Scott Fredericksen set out four years ago with the goal to help Archer Daniels Midland Co. better connect its Decatur plants with the country's major railroads to provide enhanced global access for its products.
As the ribbon was cut Thursday to open its intermodal container freight shipping and receiving facility, Fredericksen said ADM has since realized the potential the location has not only to expand its own business but for other companies to take advantage of the opportunities that have been created.
The opening ceremony was held at 3095 E. Parkway Drive amid 250 acres of land at ADM's vast Decatur processing complex, with rail cars and the nearby Caterpillar Inc. facility as a backdrop.
"Ten years from now, I hope we look back to see this as a turning point that ushered in a new wave of growth," said Fredericksen, ADM Transportation president. "We look forward to seeing it reach its full potential."
The project started when ADM bought a Canadian National rail yard with tracks running into its corn processing facility. Norfolk Southern Corp. tracks ran to the soybean processing facilities in ADM's west plant but, without the rail yard, Fredericksen said ADM had difficulty connecting between both railroads.
ADM now has direct access from the ramp to both railroads along with another of the country's seven major railroads, CSX. It continues to have indirect access to the remaining four, Fredericksen said.
Intermodal freight has the potential to be shipped by truck, rail and ship, which means the facility's location near interstates 72, 74, 55 and 57 and U.S. 51 also positions it to deliver efficient access for trucking. ADM operates a transportation network that contains 26,100 rail cars, 700 trucks and 1,500 trailers.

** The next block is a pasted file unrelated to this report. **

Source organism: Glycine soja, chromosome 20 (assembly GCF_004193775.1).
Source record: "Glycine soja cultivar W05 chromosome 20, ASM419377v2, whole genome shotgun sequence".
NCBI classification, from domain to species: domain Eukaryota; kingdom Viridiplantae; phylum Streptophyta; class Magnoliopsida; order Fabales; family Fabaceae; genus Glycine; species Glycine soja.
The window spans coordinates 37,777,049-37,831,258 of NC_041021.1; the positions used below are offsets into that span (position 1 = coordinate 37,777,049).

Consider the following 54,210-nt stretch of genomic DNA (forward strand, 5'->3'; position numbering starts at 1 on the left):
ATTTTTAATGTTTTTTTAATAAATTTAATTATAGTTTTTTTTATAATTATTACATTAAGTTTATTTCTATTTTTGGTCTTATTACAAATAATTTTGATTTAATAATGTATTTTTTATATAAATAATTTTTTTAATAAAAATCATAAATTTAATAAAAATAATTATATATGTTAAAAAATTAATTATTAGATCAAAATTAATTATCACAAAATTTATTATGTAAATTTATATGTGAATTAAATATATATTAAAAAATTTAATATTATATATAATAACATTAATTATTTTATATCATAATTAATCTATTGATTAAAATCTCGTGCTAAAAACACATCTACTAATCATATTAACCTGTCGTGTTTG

The location provides the ability for shipments in and out of the area to reach markets across the country and around the world, leading to the creation of what is being referred to as the Midwest Inland Port.
ADM ships 68 million metric tons of products by rail each year, including 2 million metric tons of grain that is shipped overseas each month, said Juan Luciano, ADM chief operating officer.
The possibilities for the railroad, however, reach beyond that, Luciano said.
An estimated 17 million intermodal containers are currently used worldwide, Luciano said. Container freight volumes were reported to have increased nearly 10 percent between 2010 and 2012, he said.
The intermodal facility has two high-capacity cranes that can handle 50,000 containers per year, with room to grow to 150,000.
"We believe at ADM we're uniquely positioned to take advantage," Luciano said. "It can connect any product to any market anywhere in the world in an efficient, cost-effective way. We encourage others to seize the opportunities with us."
Other companies can move products in and out of Decatur, said Craig Coil, president of the Economic Development Corporation of Decatur and Macon County. Decatur is less congested than larger nearby cities, Coil said.
The intermodal ramp is seen as the first step in the development of the Midwest Inland Port, Coil said.
"This opens the door to new opportunities," Coil said. "We've been overlooked as a distribution hub. Nobody else has this."
Illinois Gov. Pat Quinn sees the opening of the facility as a chance for the Decatur area to improve on its global trade standing. It was recently ranked in the top 25 of cities by Global Trade Magazine.
"This intermodal is a key moment in the economic history of Illinois," Quinn said. "We are right in the center of a great economic opportunity. We have to seize that opportunity."
ADM has made a significant investment in developing the facility, which Quinn said helps expand the exporting ability of the entire state. Construction of the intermodal ramp was funded in part by a grant from the Illinois Department of Commerce and Economic Opportunity.